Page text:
About 200 Utahns gathered Friday to discuss issues they care - and sometimes worry - about: Keeping their jobs, avoiding harassment, getting benefits for their partners, retaining child custody and visitation rights when their relationships dissolve.
The fact that most of them were gay or lesbian seemed to add urgency to the discussion because, they said, so many laws don't include them.The American Civil Liberties Union of Utah and The Gay and Lesbian Law Alliance sponsored the town meeting, which was billed as a "legislative and political perspective," in support of the new Utah Stonewall Center, which will be a resource for gays and lesbians. Elizabeth Birch, executive director of the Human Rights Campaign, and Kathryn Kendall, executive director of the National Center for Lesbian Rights, were the featured speakers.
They spent most of the 90-minute program, held in the packed Moot Courtroom at the University of Utah College of Law, offering their best guesses of what the future holds politically on a number of topics.
At times they joked or commiserated with each other. The meeting was devoid of "antiestablishment" outbreaks. But the two women made it clear that gays and lesbians have concerns that need to be addressed.
Birch said people need to use "some common sense from time to time" when lobbying for rights and not "lead with the outrageous."
Asked about the repeal of the one-month-old Salt Lake City ordinance to prevent discrimination on the basis of sexual preference, Birch said the entire nation is going through a transformation. While "the last place you would look for civil rights protection is corporate America," nearly half of the Fortune 500 companies now offer benefits or protection for gays and lesbians. And she said that Utah has "the makings of the most magnificent institutions, but you must build them."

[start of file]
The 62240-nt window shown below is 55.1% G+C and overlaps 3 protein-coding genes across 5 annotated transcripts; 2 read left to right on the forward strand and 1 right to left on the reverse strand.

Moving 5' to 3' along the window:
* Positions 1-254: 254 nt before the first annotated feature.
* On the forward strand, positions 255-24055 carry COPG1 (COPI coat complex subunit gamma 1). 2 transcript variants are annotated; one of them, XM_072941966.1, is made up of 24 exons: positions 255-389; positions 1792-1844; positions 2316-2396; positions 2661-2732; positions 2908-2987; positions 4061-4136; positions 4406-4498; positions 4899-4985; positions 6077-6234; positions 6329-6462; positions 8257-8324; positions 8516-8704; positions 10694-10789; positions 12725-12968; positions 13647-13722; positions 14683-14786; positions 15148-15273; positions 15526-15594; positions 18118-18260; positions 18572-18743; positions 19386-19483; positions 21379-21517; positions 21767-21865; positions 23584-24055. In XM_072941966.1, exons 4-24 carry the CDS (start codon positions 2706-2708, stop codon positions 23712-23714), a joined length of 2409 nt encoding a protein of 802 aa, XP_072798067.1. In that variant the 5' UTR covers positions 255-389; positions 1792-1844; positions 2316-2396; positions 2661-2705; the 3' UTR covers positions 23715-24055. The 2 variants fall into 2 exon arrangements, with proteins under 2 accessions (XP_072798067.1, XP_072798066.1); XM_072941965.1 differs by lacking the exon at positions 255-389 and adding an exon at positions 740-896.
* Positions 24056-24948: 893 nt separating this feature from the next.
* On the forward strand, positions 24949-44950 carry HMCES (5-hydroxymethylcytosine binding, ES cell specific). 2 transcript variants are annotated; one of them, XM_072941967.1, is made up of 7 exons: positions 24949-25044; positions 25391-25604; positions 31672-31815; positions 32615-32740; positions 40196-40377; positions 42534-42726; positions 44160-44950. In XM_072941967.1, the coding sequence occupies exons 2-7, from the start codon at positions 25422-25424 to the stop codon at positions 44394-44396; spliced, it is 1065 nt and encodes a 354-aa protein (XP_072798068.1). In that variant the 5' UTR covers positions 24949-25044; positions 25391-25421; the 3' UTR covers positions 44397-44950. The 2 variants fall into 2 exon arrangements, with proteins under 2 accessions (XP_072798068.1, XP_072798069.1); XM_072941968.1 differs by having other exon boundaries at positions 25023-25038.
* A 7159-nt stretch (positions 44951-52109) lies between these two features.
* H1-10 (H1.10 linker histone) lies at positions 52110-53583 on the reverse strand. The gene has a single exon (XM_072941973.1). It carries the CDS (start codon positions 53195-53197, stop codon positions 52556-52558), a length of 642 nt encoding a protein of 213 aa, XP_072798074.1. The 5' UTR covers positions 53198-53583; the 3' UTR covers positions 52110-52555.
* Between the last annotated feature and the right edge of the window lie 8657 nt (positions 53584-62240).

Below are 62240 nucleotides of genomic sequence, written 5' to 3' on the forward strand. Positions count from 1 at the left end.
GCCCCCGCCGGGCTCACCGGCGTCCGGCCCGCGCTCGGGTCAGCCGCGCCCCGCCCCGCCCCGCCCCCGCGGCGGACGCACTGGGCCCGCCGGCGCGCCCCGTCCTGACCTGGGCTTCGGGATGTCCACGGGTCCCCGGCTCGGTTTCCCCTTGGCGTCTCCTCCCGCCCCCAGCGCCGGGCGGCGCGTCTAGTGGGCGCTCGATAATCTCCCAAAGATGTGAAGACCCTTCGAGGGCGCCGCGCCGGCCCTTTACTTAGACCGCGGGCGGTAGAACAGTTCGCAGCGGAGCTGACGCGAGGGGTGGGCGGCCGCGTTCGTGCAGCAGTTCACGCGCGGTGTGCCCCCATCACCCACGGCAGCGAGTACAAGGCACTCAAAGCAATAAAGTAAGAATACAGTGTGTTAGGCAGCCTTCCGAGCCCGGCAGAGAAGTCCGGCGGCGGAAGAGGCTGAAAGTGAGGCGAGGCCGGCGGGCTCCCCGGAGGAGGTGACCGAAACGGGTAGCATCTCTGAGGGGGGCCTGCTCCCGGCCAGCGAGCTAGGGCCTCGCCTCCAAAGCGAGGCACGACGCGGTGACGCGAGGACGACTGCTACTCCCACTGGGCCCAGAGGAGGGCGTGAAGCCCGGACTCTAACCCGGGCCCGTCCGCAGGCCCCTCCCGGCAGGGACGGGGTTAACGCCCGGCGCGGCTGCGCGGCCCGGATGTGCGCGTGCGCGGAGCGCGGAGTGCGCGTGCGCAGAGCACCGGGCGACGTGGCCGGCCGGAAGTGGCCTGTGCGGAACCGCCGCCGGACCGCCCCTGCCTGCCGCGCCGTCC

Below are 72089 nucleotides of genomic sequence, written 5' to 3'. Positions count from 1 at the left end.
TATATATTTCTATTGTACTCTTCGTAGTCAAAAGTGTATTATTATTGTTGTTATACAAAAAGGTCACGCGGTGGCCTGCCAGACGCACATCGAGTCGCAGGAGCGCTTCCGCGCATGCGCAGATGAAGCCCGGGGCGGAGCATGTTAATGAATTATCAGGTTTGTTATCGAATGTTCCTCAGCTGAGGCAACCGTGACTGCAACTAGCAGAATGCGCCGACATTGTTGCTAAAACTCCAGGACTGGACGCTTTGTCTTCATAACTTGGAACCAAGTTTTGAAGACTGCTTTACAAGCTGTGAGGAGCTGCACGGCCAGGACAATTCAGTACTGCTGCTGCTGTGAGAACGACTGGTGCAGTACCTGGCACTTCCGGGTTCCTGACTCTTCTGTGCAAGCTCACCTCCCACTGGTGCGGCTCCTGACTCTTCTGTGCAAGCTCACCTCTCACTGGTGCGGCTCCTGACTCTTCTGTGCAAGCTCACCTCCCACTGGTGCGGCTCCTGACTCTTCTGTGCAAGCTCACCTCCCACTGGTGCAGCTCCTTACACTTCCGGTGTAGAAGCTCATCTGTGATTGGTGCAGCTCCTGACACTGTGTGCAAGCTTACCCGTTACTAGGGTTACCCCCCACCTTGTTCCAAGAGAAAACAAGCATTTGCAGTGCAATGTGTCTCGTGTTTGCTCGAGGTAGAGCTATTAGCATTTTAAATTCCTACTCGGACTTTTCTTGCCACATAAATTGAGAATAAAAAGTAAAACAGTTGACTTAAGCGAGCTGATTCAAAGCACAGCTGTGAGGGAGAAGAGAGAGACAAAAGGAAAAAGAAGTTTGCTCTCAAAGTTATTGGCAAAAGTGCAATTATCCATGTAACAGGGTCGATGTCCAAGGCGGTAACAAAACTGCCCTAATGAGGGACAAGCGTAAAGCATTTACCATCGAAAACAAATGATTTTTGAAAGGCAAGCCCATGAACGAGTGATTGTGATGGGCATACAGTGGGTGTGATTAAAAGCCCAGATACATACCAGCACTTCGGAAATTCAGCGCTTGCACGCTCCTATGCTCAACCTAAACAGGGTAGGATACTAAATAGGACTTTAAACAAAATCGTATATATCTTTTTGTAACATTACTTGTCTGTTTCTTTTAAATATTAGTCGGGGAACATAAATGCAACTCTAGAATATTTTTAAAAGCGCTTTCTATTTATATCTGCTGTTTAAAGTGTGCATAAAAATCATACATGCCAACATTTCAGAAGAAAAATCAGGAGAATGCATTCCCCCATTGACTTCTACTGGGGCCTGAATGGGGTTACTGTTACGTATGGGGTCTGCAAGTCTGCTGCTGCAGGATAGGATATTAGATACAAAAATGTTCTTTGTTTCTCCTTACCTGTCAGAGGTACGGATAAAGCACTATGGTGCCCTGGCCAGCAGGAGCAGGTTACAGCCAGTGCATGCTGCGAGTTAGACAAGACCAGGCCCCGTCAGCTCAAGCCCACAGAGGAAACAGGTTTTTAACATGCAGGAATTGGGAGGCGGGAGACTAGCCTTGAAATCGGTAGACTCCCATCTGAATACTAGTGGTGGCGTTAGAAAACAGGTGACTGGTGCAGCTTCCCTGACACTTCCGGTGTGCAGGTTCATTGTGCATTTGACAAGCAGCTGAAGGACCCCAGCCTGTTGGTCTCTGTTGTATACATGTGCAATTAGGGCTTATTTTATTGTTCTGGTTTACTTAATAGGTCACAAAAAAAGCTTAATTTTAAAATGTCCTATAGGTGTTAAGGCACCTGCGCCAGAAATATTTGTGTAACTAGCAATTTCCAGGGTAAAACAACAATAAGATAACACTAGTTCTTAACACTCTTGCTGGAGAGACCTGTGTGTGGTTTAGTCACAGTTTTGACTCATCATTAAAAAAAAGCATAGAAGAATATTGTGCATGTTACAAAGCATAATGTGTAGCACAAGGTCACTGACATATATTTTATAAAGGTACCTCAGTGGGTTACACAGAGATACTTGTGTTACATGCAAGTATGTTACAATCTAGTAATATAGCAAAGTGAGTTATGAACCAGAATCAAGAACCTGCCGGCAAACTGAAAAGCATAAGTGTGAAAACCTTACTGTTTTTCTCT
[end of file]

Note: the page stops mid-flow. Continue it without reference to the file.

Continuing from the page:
Same-sex marriages came up several times. Kendall said when it was first proposed, she wasn't sure she thought gays and lesbians should be allowed to marry. But no "historic civil rights struggle" ever begins when everyone's ready. "Nobody's ever ready. Change happens because you peg the goal up here," indicating a place above her head.
"Huge segments of (gays and lesbians) live lives very much like their non-gay counterparts," Kendall said. "I promise you your life is going to get a lot better."
While acknowledging that the "religious right" has been a potent force against pro-gay and lesbian policy, Birch said that "most Christians in this country do not want to see their sons and daughters hurt." Groups like the Christian Coalition and Eagle Forum, she asserted, see gay issues as a "cash cow" that helps their fund raising. "They lost communism, they needed us."
She said only about a third of Americans are "passionately anti-gay," while another third are "persuadable."
Birch also said spirituality is important to many who are gay or lesbian.
The human face of the gay and lesbian - the mother, the brother, the co-worker and friend about whom people care - is "still the most powerful tool we have," according to Kendall.
Birch praised Sen. Orrin Hatch, R-Utah, for being one of only two senators who has been willing to support the nomination of James Hormel, who is gay, as ambassador to Luxembourg. "Thank him for his leadership. . . . He's being brave and noble and has integrity on this."
The women also pointed out that there are knowledgeable, experienced attorneys available throughout the country to help gays and lesbians protect their legal rights in terms of employment, estate planning, family law and in other ways.
The military's "don't ask, don't tell" policy drew harsh criticism. That policy, from the gay and lesbian viewpoint, is "worse now than before Clinton tinkered with it," Kendall said.
Birch believes the policy will stay, at least for a while. "It's worse in some ways now because it's more out there and in the air. No one used to think much about (sexual preference) and now they think about it all the time. Out-and-out witch hunts are going on in this country."
President Clinton "thought erroneously that this compromise would be better. I know that President Clinton is ashamed of this policy."